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Children: Maintenance

Volume 476: debated on Tuesday 20 May 2008

To ask the Secretary of State for Work and Pensions how much unpaid maintenance was owed by the Child Support Agency to parents with care in each quarter since 2005; how much has been written off in each year since 2005 as uncollectable; and if he will make a statement. (200818)

The administration of the Child Support Agency is a matter for the chief executive. He will write to the hon. Member with the information requested.

Letter from Stephen Geraghty, dated 20 May 2008:

In reply to your recent Parliamentary Question about the Child Support Agency, the Secretary of State promised a substantive reply from the Chief Executive.

You asked the Secretary of State for Work and Pensions, how much unpaid maintenance was owed by the Child Support Agency to parents with care in each quarter since 2005; how much has been written off in each year since 2005 as uncollectable; and if he will make a statement. [200818]

Unpaid child maintenance is not owed by the Child Support Agency but by those parents who have failed to meet their responsibilities towards their children.

The Agency has increased the amount of child maintenance including arrears collected or arranged over the first two years of the Operational Improvement Plan, collecting a record-breaking £1 billion in the year to March 2008. In addition internal Agency figures show that the rate at which child maintenance debt has been growing continues to reduce. In the year to March 2008 child maintenance debt grew at a rate of £10 million a month, which is less than half the rate at which debt was growing in the year to March 2006.

The amount of unpaid child maintenance owed at the end of each quarter for the period March 2005 to March 2008 is set out in the attached Table 1 including Agency internal figures for the year ending March 2008. This represents the total owed by parents, which has accrued over the 15 years of the Child Support Agency's operation.

The Agency does not have the power to write off debt and has never done so. The Agency does, however, undertake an annual Debt Analysis Exercise based on a sample of cases, to estimate the amount of debt assessed as collectable, and that which is deemed either possibly, or probably uncollectable. The results of this annual sample exercise are subject to review by the National Audit Office as part of their audit of the Agency's accounts, therefore the estimate for the year ending March 2008 will be published with the Agency's 2008 Annual Report and Accounts later this year. The latest annual estimate of the collectability of unpaid child maintenance information is also available in Table 22a of the Quarterly Summary of Statistics, and has been set out in the attached Table 2 for ease.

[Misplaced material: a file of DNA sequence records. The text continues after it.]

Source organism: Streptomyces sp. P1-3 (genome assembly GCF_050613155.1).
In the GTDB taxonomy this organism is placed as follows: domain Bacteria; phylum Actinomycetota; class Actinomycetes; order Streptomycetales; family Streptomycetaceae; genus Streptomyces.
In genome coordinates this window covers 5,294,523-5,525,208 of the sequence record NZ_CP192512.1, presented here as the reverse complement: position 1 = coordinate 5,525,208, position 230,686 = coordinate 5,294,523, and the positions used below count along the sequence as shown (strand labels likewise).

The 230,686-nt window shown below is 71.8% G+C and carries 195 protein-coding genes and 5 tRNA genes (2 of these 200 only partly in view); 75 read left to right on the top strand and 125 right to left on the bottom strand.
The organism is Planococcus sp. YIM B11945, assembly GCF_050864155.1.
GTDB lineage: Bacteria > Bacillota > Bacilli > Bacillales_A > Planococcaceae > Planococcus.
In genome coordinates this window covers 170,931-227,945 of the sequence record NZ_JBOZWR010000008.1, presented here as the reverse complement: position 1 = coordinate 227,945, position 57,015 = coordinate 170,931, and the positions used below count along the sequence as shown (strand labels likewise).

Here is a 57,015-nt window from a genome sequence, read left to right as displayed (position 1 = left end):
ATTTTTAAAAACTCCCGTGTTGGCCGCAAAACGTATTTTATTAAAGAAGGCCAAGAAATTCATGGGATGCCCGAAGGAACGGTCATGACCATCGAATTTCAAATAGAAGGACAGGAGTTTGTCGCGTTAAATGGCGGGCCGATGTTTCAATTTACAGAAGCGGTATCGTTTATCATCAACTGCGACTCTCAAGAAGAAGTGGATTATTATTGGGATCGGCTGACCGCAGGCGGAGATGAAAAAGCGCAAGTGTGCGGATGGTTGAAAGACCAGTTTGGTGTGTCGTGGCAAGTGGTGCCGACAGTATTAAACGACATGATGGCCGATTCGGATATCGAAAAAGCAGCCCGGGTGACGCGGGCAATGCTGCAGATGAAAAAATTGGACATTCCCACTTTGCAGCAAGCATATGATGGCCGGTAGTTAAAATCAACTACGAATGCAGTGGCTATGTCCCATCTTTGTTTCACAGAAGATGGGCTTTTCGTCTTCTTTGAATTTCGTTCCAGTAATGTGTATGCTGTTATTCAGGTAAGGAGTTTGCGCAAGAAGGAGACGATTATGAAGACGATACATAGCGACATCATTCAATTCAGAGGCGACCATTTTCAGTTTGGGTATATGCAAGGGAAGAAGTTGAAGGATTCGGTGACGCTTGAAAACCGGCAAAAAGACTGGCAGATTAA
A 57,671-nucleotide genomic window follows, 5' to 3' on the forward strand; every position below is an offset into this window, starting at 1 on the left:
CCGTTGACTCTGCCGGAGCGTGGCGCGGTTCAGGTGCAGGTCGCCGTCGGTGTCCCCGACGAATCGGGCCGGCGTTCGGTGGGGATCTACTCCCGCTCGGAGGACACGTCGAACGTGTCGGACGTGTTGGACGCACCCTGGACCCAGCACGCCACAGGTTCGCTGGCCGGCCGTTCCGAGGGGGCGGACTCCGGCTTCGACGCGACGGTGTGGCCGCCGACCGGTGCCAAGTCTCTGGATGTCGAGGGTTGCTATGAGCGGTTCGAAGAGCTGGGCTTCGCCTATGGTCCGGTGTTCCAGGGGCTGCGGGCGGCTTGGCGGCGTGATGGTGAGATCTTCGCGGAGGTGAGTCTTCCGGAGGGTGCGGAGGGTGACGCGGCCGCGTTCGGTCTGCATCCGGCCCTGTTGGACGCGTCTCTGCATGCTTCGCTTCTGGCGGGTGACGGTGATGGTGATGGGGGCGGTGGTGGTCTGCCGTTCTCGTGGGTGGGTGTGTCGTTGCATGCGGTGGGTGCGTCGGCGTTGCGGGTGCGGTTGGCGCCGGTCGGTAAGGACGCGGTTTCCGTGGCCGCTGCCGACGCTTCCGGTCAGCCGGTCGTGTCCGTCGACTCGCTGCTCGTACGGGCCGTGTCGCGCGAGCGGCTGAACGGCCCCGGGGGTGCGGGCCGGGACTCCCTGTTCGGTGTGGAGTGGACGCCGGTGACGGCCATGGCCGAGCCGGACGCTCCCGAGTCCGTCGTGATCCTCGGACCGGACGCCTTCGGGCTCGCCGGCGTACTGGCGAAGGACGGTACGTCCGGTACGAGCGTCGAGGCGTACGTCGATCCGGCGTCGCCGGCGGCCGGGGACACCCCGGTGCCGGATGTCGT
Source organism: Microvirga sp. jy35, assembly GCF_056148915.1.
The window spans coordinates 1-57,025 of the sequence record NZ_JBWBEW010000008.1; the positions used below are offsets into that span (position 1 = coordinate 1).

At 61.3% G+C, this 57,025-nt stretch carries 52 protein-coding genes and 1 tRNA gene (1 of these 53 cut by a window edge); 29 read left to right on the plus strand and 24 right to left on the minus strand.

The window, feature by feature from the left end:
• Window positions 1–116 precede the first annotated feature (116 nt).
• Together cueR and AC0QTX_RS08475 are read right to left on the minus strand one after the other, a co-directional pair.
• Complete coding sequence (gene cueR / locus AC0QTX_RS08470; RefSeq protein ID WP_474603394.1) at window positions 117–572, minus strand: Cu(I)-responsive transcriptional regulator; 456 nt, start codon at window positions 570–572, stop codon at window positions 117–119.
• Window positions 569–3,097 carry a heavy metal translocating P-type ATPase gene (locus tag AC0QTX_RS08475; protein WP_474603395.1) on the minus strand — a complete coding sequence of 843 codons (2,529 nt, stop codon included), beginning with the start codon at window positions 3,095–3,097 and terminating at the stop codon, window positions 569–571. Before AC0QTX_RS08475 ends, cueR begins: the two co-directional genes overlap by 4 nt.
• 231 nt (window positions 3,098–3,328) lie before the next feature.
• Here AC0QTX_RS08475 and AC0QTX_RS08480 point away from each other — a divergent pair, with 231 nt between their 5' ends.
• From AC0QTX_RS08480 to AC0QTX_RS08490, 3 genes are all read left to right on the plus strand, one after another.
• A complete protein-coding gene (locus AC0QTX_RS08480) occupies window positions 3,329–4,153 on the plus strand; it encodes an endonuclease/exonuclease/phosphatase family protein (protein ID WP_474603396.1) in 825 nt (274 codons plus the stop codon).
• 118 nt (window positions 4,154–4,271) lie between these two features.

It should be noted that classing a debt as possibly or probably uncollectable does not mean the Agency will not take action in the future to collect any outstanding money. The Agency will continue to make every effort to ensure parents fulfil their financial responsibility to their children, to provide a stable foundation on which the new Child Maintenance and Enforcement Commission can build.

I hope you find this answer helpful.

Table 1: Gross child maintenance debt (by quarter)

Month

Total gross debt (£ billion)

March 2005

3.3

June 2005

3.3

September 2005

3.4

December 2005

3.4

March 2006

3.5

June 2006

3.6

September 2006

3.6

December 2006

3.6

March 2007

3.7

June 2007

3.7

September 2007

3.7

December 2007

3.8

March 2008

13.8

1 Figures for March 2008, are internal Agency figures and are subject to review following National Audit Office scrutiny on the agency accounts for 2007-08.

Notes:

1. Figures rounded to nearest £0.1 billion.

2. Latest available data is March 2007.

Table 2: Gross child maintenance debt (debt analysis exercise)

April to March each year (£ billion)

2004-05

2005-06

2006-07

Total gross debt outstanding at year end

3.3

3.5

3.7

Of which:

Possibly uncollectable

n/a

0.2

0.1

Probably uncollectable

2.0

1.9

2.1

Collectable

1.3

1.4

1.5

Notes:

1. Figures are rounded to the nearest £0.1 billion.

2. “Possibly Uncollectable” debt refers to amounts outstanding which the debt analysis exercise revealed some uncertainty over whether it will be collected. The amounts are considered doubtful where, for example, payments have been infrequent or it has not been possible to establish an arrears agreement or impose a deduction of earning order.

3. “Probably Uncollectable” debt refers to the amount outstanding which the debt analysis exercise revealed is likely to be very difficult to collect due, for example, to the lack of contact with, or the personal circumstance of, the non-resident parent. In many of these cases the Agency has suspended recovery action until such time as the individual's circumstances change.

4. “Collectable” debt refers to the amount outstanding which the debt analysis exercise revealed is likely to be collected. This takes into account factors such as regular contact with the non-resident parent, where regular payments are being made or an arrears agreement has been set up.

5. From 2005-06 a provision has been included in the annual accounts to reflect the fact that the Agency may not collect an element of the possibly uncollectable debt, the accounts for 2004-05 have been restated on this basis, please refer to 2005-06 annual report and accounts. Therefore the possibly uncollectable figures for 2004-05 and 2005-06 are based upon the provision in the accounts only, leading to an increase in collectable debt in these years.

6. Figures for the period April 2007 to March 2008 will be published in the Agency's 2008 annual report and accounts.